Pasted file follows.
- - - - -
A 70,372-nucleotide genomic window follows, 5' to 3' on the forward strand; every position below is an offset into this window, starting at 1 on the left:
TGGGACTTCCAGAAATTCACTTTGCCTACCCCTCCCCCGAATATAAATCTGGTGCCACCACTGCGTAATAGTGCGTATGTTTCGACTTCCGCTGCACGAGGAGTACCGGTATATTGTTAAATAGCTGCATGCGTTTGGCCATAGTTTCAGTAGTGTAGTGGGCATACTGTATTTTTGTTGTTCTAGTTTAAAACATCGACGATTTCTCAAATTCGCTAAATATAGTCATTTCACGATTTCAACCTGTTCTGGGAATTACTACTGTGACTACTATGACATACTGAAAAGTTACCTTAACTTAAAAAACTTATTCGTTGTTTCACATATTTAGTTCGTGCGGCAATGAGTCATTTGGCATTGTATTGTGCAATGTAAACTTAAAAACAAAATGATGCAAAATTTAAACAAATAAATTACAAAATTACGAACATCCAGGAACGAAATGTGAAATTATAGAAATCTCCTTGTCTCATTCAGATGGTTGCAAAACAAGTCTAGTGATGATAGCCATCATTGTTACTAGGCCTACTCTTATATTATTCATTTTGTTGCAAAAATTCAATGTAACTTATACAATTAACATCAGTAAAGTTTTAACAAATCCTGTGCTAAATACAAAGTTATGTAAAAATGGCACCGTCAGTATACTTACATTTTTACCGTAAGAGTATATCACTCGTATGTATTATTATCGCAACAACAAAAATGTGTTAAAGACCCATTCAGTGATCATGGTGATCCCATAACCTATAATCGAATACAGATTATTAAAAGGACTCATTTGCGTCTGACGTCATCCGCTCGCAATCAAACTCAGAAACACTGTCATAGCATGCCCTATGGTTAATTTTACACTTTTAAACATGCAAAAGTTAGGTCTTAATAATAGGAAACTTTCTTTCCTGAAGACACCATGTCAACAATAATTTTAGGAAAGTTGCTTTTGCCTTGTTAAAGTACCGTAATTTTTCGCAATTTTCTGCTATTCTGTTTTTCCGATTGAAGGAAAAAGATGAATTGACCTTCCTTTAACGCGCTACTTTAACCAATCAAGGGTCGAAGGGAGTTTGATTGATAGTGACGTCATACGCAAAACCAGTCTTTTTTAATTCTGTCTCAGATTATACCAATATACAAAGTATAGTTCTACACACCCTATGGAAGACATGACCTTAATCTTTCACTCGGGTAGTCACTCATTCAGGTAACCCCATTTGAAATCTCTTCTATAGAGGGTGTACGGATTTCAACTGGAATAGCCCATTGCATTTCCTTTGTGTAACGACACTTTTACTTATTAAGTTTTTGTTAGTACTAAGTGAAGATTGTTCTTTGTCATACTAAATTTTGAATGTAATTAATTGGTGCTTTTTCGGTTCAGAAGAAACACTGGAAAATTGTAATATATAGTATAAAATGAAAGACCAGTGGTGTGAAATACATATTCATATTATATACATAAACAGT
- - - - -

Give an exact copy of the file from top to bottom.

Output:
A 70,372-nucleotide genomic window follows, 5' to 3' on the forward strand; every position below is an offset into this window, starting at 1 on the left:
TGGGACTTCCAGAAATTCACTTTGCCTACCCCTCCCCCGAATATAAATCTGGTGCCACCACTGCGTAATAGTGCGTATGTTTCGACTTCCGCTGCACGAGGAGTACCGGTATATTGTTAAATAGCTGCATGCGTTTGGCCATAGTTTCAGTAGTGTAGTGGGCATACTGTATTTTTGTTGTTCTAGTTTAAAACATCGACGATTTCTCAAATTCGCTAAATATAGTCATTTCACGATTTCAACCTGTTCTGGGAATTACTACTGTGACTACTATGACATACTGAAAAGTTACCTTAACTTAAAAAACTTATTCGTTGTTTCACATATTTAGTTCGTGCGGCAATGAGTCATTTGGCATTGTATTGTGCAATGTAAACTTAAAAACAAAATGATGCAAAATTTAAACAAATAAATTACAAAATTACGAACATCCAGGAACGAAATGTGAAATTATAGAAATCTCCTTGTCTCATTCAGATGGTTGCAAAACAAGTCTAGTGATGATAGCCATCATTGTTACTAGGCCTACTCTTATATTATTCATTTTGTTGCAAAAATTCAATGTAACTTATACAATTAACATCAGTAAAGTTTTAACAAATCCTGTGCTAAATACAAAGTTATGTAAAAATGGCACCGTCAGTATACTTACATTTTTACCGTAAGAGTATATCACTCGTATGTATTATTATCGCAACAACAAAAATGTGTTAAAGACCCATTCAGTGATCATGGTGATCCCATAACCTATAATCGAATACAGATTATTAAAAGGACTCATTTGCGTCTGACGTCATCCGCTCGCAATCAAACTCAGAAACACTGTCATAGCATGCCCTATGGTTAATTTTACACTTTTAAACATGCAAAAGTTAGGTCTTAATAATAGGAAACTTTCTTTCCTGAAGACACCATGTCAACAATAATTTTAGGAAAGTTGCTTTTGCCTTGTTAAAGTACCGTAATTTTTCGCAATTTTCTGCTATTCTGTTTTTCCGATTGAAGGAAAAAGATGAATTGACCTTCCTTTAACGCGCTACTTTAACCAATCAAGGGTCGAAGGGAGTTTGATTGATAGTGACGTCATACGCAAAACCAGTCTTTTTTAATTCTGTCTCAGATTATACCAATATACAAAGTATAGTTCTACACACCCTATGGAAGACATGACCTTAATCTTTCACTCGGGTAGTCACTCATTCAGGTAACCCCATTTGAAATCTCTTCTATAGAGGGTGTACGGATTTCAACTGGAATAGCCCATTGCATTTCCTTTGTGTAACGACACTTTTACTTATTAAGTTTTTGTTAGTACTAAGTGAAGATTGTTCTTTGTCATACTAAATTTTGAATGTAATTAATTGGTGCTTTTTCGGTTCAGAAGAAACACTGGAAAATTGTAATATATAGTATAAAATGAAAGACCAGTGGTGTGAAATACATATTCATATTATATACATAAACAGT